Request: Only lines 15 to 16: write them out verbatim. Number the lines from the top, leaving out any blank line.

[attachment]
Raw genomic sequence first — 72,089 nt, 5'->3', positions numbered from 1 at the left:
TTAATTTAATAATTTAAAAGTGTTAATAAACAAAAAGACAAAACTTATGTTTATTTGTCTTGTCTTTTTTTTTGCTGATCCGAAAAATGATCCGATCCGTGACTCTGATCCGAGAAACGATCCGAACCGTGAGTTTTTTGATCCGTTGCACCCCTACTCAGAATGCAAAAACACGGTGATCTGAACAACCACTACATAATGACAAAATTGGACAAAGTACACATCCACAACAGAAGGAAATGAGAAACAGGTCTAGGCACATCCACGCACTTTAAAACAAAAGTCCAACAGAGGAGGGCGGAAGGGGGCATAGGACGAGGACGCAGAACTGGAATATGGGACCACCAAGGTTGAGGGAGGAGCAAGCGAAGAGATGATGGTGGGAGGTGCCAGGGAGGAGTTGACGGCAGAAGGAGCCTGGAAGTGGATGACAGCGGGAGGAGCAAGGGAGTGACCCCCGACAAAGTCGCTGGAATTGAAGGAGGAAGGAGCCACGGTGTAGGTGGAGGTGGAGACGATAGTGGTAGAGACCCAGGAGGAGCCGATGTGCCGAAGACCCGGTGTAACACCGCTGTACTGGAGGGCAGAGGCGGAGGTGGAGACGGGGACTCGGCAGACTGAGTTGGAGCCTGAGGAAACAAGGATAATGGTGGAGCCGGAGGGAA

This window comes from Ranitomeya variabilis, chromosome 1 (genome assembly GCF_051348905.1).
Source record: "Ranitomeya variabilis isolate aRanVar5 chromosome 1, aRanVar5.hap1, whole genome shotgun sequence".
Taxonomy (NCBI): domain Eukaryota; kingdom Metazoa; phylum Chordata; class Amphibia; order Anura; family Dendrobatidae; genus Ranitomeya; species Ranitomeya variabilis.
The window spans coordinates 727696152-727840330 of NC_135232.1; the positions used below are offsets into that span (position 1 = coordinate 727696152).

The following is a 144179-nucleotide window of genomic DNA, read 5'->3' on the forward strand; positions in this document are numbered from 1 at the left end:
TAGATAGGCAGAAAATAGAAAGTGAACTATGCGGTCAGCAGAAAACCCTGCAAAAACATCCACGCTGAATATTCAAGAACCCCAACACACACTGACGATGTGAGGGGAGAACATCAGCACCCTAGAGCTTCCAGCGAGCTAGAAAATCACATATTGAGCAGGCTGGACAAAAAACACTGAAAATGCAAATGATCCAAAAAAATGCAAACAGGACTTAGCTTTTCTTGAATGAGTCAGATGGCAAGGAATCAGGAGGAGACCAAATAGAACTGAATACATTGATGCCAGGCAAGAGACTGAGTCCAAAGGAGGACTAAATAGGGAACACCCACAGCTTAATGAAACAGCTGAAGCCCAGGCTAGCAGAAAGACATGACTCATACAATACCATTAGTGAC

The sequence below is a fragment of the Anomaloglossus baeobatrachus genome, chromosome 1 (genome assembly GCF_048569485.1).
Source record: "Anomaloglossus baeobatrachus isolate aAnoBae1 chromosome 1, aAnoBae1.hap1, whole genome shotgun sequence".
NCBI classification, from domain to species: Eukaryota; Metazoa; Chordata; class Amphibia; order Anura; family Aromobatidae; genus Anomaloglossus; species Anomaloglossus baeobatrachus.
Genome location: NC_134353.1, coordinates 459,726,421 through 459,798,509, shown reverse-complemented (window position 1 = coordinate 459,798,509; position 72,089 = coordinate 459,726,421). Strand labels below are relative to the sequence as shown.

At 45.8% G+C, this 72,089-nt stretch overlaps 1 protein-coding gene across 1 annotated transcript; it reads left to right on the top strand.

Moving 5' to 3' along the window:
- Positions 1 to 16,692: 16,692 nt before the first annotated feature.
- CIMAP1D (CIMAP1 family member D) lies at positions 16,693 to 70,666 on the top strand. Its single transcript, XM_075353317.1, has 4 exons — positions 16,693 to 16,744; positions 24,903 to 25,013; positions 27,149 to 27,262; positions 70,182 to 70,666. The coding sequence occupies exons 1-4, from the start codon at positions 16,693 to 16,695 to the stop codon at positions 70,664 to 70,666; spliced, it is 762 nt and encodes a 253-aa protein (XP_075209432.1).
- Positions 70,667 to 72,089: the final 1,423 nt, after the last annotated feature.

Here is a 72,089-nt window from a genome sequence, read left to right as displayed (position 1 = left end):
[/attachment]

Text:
- Positions 1 to 16,692: 16,692 nt before the first annotated feature.
- CIMAP1D (CIMAP1 family member D) lies at positions 16,693 to 70,666 on the top strand. Its single transcript, XM_075353317.1, has 4 exons — positions 16,693 to 16,744; positions 24,903 to 25,013; positions 27,149 to 27,262; positions 70,182 to 70,666. The coding sequence occupies exons 1-4, from the start codon at positions 16,693 to 16,695 to the stop codon at positions 70,664 to 70,666; spliced, it is 762 nt and encodes a 253-aa protein (XP_075209432.1).